The critic, Ian Buruma, countered: “If Naipaul was quite the monster he describes, why did Mr Theroux spend decades of his life fawning over him? But then the demolition of an idol by a disillusioned worshipper is never an edifying sight, and in the case of an ageing writer a trifle undignified too.”

theroux copy

Paul Theroux: Unreliable narrator or truth-teller?

’Sir Vidia’s Shadow’ divided opinions but sold in great numbers nevertheless. The British writer Lynn Barber summed-up the to-ing and fro-ing in 2000: “I’ve never known a book to divide people so strongly, between the Naipaul-is-a-shit and the Theroux-is-a-shit camps. The American critics uniformly took the latter view and Theroux’s name in the States is now mud. Theroux believes there was an orchestrated campaign against him, but that’s probably his paranoia. Naipaul stoutly maintains he has never read the book. Anyway, it’s a wonderful book, a modern true version of the sorcerer’s apprentice.”

Just over a decade after this was written there was, it appears, some kind of reconciliation between the two writers. In 2011 the novelist Ian McEwan nudged Theroux and Naipaul, after 14 years of frostiness, to shake hands at the Hay literature festival. A partial thaw ensued and the pair appeared to be were reconciled in 2015 when they met at a literary festival in Jaipur. Theroux’s admiring speech about Naipaul’s ‘A House for Mr Biswas’ (comparing the author to Dickens) brought tears to the eyes of his former nemesis.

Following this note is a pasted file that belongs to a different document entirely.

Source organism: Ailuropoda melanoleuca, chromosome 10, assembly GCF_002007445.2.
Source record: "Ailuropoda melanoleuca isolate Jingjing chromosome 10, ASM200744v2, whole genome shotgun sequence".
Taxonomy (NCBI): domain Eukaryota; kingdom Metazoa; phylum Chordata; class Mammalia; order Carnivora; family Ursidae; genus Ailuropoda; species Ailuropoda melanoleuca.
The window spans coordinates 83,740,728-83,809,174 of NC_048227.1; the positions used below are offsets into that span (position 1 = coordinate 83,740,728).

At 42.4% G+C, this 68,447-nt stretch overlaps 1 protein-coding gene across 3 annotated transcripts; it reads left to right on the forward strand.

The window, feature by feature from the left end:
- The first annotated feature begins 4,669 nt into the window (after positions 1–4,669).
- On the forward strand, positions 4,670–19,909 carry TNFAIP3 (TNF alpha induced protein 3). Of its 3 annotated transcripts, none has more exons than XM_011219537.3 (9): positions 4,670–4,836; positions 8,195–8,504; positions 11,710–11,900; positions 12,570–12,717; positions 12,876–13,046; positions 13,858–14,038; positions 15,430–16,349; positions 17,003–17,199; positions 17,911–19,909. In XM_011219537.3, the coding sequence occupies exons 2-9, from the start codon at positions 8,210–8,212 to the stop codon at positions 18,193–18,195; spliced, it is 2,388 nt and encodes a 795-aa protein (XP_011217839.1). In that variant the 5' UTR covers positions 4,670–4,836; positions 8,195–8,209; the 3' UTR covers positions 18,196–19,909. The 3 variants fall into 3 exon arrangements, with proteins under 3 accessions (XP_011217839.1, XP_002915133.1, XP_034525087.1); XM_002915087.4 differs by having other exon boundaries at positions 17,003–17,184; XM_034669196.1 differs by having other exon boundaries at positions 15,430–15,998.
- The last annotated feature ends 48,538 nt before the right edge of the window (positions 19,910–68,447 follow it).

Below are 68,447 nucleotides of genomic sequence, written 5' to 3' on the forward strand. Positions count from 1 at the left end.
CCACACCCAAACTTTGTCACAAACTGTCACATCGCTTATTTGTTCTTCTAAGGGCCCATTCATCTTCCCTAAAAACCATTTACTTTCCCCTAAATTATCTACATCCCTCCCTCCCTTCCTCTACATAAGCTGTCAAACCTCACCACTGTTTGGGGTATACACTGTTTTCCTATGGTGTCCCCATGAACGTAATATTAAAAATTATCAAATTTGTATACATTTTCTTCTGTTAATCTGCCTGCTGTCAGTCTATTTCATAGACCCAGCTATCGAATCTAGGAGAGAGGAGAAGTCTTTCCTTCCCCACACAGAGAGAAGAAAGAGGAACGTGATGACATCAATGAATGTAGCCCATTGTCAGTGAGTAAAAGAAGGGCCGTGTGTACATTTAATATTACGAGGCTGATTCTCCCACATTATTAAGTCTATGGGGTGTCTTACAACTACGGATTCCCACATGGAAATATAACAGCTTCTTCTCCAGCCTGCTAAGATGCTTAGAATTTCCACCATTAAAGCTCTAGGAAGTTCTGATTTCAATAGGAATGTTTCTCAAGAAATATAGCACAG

Brilliant and beastly: the enigma of VS Naipaul

Reading Patrick French’s hefty biography of VS Naipaul brought back memories of my once playing Mahjong with incipient conjunctivitis; the game was challenging enough without the tile details going in and out of focus.

French’s writing style in general has little appeal for me – a little dry and academic and when he presents, as he often does in this tome, a lengthy, name-dropping paragraph, the hotchpotch of third-party comments and attributed quotes undermines clarity. Things become a little blurred – my response was often to skip ahead.

french bookPloughing through ‘The World Is What It Is’, I was also reminded of a lecturer long ago who recited his words of wisdom to us students while absently leafing through the pages of a newspaper. Like that academic, French is not, for me, a natural at engaging with his audience.

Published in 2008, this authorised biography of the Nobel Prize-winning author covers Naipaul’s life from his birth in1932 to his second marriage in 1996. The author, who won the Booker Prize for his novel ‘In a Free State’ (1971), died in 2018.

The biography’s title derives from the opening of Naipaul’s book A Bend in the River (1979):

The world is what it is; men who are nothing, who allow themselves to become nothing, have no place in it.